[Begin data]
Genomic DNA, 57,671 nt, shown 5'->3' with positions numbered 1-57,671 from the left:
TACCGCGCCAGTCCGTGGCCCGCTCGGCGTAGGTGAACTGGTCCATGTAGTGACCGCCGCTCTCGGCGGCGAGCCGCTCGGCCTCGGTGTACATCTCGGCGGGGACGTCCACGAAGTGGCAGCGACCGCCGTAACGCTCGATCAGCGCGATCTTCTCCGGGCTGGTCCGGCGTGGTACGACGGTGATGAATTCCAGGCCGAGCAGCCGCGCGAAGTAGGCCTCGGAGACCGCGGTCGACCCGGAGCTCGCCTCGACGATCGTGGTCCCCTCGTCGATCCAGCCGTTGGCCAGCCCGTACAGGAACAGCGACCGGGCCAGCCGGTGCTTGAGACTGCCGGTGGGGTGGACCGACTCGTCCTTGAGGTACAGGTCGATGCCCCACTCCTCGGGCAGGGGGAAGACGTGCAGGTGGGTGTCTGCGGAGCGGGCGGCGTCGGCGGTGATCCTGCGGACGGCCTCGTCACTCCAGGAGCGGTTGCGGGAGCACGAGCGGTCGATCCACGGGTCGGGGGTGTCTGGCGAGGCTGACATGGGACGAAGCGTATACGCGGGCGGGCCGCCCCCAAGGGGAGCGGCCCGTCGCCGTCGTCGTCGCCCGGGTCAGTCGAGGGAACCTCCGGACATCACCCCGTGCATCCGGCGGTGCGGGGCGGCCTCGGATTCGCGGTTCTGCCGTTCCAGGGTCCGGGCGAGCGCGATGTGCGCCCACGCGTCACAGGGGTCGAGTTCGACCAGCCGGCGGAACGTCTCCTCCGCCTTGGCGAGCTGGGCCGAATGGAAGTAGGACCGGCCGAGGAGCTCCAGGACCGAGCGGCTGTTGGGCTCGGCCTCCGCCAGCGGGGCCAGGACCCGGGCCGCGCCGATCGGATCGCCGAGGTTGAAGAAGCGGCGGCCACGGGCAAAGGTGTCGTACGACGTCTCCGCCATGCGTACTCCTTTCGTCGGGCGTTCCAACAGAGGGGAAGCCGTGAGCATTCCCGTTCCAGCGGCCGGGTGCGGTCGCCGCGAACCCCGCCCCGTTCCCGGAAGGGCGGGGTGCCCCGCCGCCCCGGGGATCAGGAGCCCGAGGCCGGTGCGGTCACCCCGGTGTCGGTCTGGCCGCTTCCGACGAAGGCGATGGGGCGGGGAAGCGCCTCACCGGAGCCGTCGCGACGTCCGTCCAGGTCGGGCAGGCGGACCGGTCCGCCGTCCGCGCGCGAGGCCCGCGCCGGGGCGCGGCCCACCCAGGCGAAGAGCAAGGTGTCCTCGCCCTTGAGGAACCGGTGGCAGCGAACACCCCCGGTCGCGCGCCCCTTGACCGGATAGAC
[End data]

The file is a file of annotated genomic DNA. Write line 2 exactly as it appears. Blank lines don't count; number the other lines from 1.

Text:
TACCGCGCCAGTCCGTGGCCCGCTCGGCGTAGGTGAACTGGTCCATGTAGTGACCGCCGCTCTCGGCGGCGAGCCGCTCGGCCTCGGTGTACATCTCGGCGGGGACGTCCACGAAGTGGCAGCGACCGCCGTAACGCTCGATCAGCGCGATCTTCTCCGGGCTGGTCCGGCGTGGTACGACGGTGATGAATTCCAGGCCGAGCAGCCGCGCGAAGTAGGCCTCGGAGACCGCGGTCGACCCGGAGCTCGCCTCGACGATCGTGGTCCCCTCGTCGATCCAGCCGTTGGCCAGCCCGTACAGGAACAGCGACCGGGCCAGCCGGTGCTTGAGACTGCCGGTGGGGTGGACCGACTCGTCCTTGAGGTACAGGTCGATGCCCCACTCCTCGGGCAGGGGGAAGACGTGCAGGTGGGTGTCTGCGGAGCGGGCGGCGTCGGCGGTGATCCTGCGGACGGCCTCGTCACTCCAGGAGCGGTTGCGGGAGCACGAGCGGTCGATCCACGGGTCGGGGGTGTCTGGCGAGGCTGACATGGGACGAAGCGTATACGCGGGCGGGCCGCCCCCAAGGGGAGCGGCCCGTCGCCGTCGTCGTCGCCCGGGTCAGTCGAGGGAACCTCCGGACATCACCCCGTGCATCCGGCGGTGCGGGGCGGCCTCGGATTCGCGGTTCTGCCGTTCCAGGGTCCGGGCGAGCGCGATGTGCGCCCACGCGTCACAGGGGTCGAGTTCGACCAGCCGGCGGAACGTCTCCTCCGCCTTGGCGAGCTGGGCCGAATGGAAGTAGGACCGGCCGAGGAGCTCCAGGACCGAGCGGCTGTTGGGCTCGGCCTCCGCCAGCGGGGCCAGGACCCGGGCCGCGCCGATCGGATCGCCGAGGTTGAAGAAGCGGCGGCCACGGGCAAAGGTGTCGTACGACGTCTCCGCCATGCGTACTCCTTTCGTCGGGCGTTCCAACAGAGGGGAAGCCGTGAGCATTCCCGTTCCAGCGGCCGGGTGCGGTCGCCGCGAACCCCGCCCCGTTCCCGGAAGGGCGGGGTGCCCCGCCGCCCCGGGGATCAGGAGCCCGAGGCCGGTGCGGTCACCCCGGTGTCGGTCTGGCCGCTTCCGACGAAGGCGATGGGGCGGGGAAGCGCCTCACCGGAGCCGTCGCGACGTCCGTCCAGGTCGGGCAGGCGGACCGGTCCGCCGTCCGCGCGCGAGGCCCGCGCCGGGGCGCGGCCCACCCAGGCGAAGAGCAAGGTGTCCTCGCCCTTGAGGAACCGGTGGCAGCGAACACCCCCGGTCGCGCGCCCCTTGACCGGATAGAC